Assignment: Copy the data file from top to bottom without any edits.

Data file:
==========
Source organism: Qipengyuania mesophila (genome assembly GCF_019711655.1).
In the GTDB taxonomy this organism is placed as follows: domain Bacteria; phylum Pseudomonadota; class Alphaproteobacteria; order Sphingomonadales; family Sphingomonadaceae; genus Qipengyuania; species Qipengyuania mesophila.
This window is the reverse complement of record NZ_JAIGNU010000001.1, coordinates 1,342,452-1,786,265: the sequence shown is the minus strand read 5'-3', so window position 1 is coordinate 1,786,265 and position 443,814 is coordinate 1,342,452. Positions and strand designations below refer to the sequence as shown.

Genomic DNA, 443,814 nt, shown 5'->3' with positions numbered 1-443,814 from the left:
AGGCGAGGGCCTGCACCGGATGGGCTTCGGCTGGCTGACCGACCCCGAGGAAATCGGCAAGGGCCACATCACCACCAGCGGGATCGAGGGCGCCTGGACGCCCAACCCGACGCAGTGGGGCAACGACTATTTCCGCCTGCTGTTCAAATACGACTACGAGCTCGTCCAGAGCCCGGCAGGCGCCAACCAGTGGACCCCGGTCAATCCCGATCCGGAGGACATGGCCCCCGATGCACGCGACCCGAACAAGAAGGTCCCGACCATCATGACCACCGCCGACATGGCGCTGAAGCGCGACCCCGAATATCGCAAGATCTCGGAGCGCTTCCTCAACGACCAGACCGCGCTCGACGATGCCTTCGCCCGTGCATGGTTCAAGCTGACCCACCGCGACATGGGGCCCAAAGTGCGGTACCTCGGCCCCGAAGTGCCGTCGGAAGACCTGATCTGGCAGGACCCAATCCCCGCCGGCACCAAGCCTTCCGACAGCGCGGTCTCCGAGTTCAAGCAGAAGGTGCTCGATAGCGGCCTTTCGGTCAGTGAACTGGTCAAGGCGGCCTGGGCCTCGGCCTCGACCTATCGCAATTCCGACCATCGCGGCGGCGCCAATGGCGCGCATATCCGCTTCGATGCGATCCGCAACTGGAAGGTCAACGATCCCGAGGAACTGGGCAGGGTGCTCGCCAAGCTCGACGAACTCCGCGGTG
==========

Source organism: Qipengyuania mesophila (genome assembly GCF_019711655.1).
In the GTDB taxonomy this organism is placed as follows: domain Bacteria; phylum Pseudomonadota; class Alphaproteobacteria; order Sphingomonadales; family Sphingomonadaceae; genus Qipengyuania; species Qipengyuania mesophila.
This window is the reverse complement of record NZ_JAIGNU010000001.1, coordinates 1,342,452-1,786,265: the sequence shown is the minus strand read 5'-3', so window position 1 is coordinate 1,786,265 and position 443,814 is coordinate 1,342,452. Positions and strand designations below refer to the sequence as shown.

Genomic DNA, 443,814 nt, shown 5'->3' with positions numbered 1-443,814 from the left:
AGGCGAGGGCCTGCACCGGATGGGCTTCGGCTGGCTGACCGACCCCGAGGAAATCGGCAAGGGCCACATCACCACCAGCGGGATCGAGGGCGCCTGGACGCCCAACCCGACGCAGTGGGGCAACGACTATTTCCGCCTGCTGTTCAAATACGACTACGAGCTCGTCCAGAGCCCGGCAGGCGCCAACCAGTGGACCCCGGTCAATCCCGATCCGGAGGACATGGCCCCCGATGCACGCGACCCGAACAAGAAGGTCCCGACCATCATGACCACCGCCGACATGGCGCTGAAGCGCGACCCCGAATATCGCAAGATCTCGGAGCGCTTCCTCAACGACCAGACCGCGCTCGACGATGCCTTCGCCCGTGCATGGTTCAAGCTGACCCACCGCGACATGGGGCCCAAAGTGCGGTACCTCGGCCCCGAAGTGCCGTCGGAAGACCTGATCTGGCAGGACCCAATCCCCGCCGGCACCAAGCCTTCCGACAGCGCGGTCTCCGAGTTCAAGCAGAAGGTGCTCGATAGCGGCCTTTCGGTCAGTGAACTGGTCAAGGCGGCCTGGGCCTCGGCCTCGACCTATCGCAATTCCGACCATCGCGGCGGCGCCAATGGCGCGCATATCCGCTTCGATGCGATCCGCAACTGGAAGGTCAACGATCCCGAGGAACTGGGCAGGGTGCTCGCCAAGCTCGACGAACTCCGCGGTG